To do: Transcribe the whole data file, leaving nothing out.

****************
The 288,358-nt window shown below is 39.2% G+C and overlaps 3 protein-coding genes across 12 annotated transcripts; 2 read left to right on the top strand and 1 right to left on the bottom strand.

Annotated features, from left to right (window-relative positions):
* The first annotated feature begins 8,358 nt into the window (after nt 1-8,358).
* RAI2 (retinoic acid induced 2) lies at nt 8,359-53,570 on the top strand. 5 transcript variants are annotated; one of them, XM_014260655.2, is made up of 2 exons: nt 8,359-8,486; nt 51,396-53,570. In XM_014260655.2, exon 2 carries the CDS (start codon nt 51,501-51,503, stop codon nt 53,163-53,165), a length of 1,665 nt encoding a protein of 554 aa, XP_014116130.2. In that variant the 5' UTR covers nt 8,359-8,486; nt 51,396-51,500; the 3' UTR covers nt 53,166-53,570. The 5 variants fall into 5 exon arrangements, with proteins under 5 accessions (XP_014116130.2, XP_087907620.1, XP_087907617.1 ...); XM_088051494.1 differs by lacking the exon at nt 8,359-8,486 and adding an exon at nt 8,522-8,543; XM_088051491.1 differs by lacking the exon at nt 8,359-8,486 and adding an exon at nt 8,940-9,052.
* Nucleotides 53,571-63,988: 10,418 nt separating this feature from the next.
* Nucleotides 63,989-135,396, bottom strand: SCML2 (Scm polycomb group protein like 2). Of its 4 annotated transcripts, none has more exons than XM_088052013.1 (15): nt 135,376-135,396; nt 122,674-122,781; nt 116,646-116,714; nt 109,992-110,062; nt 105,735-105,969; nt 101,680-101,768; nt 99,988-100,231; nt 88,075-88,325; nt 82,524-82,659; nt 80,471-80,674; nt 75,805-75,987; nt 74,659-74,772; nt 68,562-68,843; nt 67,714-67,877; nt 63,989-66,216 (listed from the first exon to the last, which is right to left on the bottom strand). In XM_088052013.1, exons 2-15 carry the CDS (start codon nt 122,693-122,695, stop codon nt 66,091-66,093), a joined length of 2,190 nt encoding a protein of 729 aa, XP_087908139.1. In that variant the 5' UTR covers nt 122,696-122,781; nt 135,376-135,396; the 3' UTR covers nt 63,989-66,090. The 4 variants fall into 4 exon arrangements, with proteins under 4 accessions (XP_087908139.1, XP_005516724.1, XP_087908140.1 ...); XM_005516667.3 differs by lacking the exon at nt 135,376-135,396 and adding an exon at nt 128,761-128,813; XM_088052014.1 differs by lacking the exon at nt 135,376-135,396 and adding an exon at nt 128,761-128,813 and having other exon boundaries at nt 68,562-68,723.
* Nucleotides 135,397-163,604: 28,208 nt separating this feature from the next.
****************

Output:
The 288,358-nt window shown below is 39.2% G+C and overlaps 3 protein-coding genes across 12 annotated transcripts; 2 read left to right on the top strand and 1 right to left on the bottom strand.

Annotated features, from left to right (window-relative positions):
* The first annotated feature begins 8,358 nt into the window (after nt 1-8,358).
* RAI2 (retinoic acid induced 2) lies at nt 8,359-53,570 on the top strand. 5 transcript variants are annotated; one of them, XM_014260655.2, is made up of 2 exons: nt 8,359-8,486; nt 51,396-53,570. In XM_014260655.2, exon 2 carries the CDS (start codon nt 51,501-51,503, stop codon nt 53,163-53,165), a length of 1,665 nt encoding a protein of 554 aa, XP_014116130.2. In that variant the 5' UTR covers nt 8,359-8,486; nt 51,396-51,500; the 3' UTR covers nt 53,166-53,570. The 5 variants fall into 5 exon arrangements, with proteins under 5 accessions (XP_014116130.2, XP_087907620.1, XP_087907617.1 ...); XM_088051494.1 differs by lacking the exon at nt 8,359-8,486 and adding an exon at nt 8,522-8,543; XM_088051491.1 differs by lacking the exon at nt 8,359-8,486 and adding an exon at nt 8,940-9,052.
* Nucleotides 53,571-63,988: 10,418 nt separating this feature from the next.
* Nucleotides 63,989-135,396, bottom strand: SCML2 (Scm polycomb group protein like 2). Of its 4 annotated transcripts, none has more exons than XM_088052013.1 (15): nt 135,376-135,396; nt 122,674-122,781; nt 116,646-116,714; nt 109,992-110,062; nt 105,735-105,969; nt 101,680-101,768; nt 99,988-100,231; nt 88,075-88,325; nt 82,524-82,659; nt 80,471-80,674; nt 75,805-75,987; nt 74,659-74,772; nt 68,562-68,843; nt 67,714-67,877; nt 63,989-66,216 (listed from the first exon to the last, which is right to left on the bottom strand). In XM_088052013.1, exons 2-15 carry the CDS (start codon nt 122,693-122,695, stop codon nt 66,091-66,093), a joined length of 2,190 nt encoding a protein of 729 aa, XP_087908139.1. In that variant the 5' UTR covers nt 122,696-122,781; nt 135,376-135,396; the 3' UTR covers nt 63,989-66,090. The 4 variants fall into 4 exon arrangements, with proteins under 4 accessions (XP_087908139.1, XP_005516724.1, XP_087908140.1 ...); XM_005516667.3 differs by lacking the exon at nt 135,376-135,396 and adding an exon at nt 128,761-128,813; XM_088052014.1 differs by lacking the exon at nt 135,376-135,396 and adding an exon at nt 128,761-128,813 and having other exon boundaries at nt 68,562-68,723.
* Nucleotides 135,397-163,604: 28,208 nt separating this feature from the next.